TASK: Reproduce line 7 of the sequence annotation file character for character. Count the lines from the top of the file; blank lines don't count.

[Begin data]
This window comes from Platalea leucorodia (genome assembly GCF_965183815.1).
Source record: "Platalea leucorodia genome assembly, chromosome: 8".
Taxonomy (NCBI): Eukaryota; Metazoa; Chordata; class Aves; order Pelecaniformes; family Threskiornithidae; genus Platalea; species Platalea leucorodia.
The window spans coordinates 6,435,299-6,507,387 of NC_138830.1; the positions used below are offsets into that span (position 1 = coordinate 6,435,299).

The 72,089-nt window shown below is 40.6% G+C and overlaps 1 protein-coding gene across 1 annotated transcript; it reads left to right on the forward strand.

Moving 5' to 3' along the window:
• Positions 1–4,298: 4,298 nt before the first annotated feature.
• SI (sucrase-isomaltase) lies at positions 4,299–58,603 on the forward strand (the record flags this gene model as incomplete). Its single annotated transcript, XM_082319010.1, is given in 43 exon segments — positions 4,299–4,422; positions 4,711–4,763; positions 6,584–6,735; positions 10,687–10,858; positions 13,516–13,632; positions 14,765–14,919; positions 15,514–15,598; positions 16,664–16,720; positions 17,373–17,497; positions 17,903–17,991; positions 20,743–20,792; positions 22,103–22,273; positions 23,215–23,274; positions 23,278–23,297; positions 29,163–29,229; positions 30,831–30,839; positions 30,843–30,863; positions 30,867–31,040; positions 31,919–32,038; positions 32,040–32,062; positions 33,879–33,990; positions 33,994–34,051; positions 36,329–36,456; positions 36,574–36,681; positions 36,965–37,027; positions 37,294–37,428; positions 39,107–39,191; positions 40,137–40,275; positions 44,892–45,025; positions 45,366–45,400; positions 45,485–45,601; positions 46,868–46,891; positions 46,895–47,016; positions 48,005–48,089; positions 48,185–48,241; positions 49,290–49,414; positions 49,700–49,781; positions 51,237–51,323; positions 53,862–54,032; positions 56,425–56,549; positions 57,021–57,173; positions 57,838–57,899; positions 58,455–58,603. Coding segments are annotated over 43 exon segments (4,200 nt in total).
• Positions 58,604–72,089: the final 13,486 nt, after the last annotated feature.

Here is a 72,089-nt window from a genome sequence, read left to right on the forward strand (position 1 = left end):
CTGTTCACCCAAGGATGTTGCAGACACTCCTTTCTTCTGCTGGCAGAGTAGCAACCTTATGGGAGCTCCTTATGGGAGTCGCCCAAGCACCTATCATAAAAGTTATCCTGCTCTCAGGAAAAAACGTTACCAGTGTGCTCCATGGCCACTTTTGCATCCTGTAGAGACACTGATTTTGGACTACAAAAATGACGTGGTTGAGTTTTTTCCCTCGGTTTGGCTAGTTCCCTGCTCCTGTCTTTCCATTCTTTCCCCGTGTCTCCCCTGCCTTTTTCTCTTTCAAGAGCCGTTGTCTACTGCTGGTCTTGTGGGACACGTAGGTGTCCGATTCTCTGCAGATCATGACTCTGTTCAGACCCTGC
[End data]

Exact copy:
• Positions 1–4,298: 4,298 nt before the first annotated feature.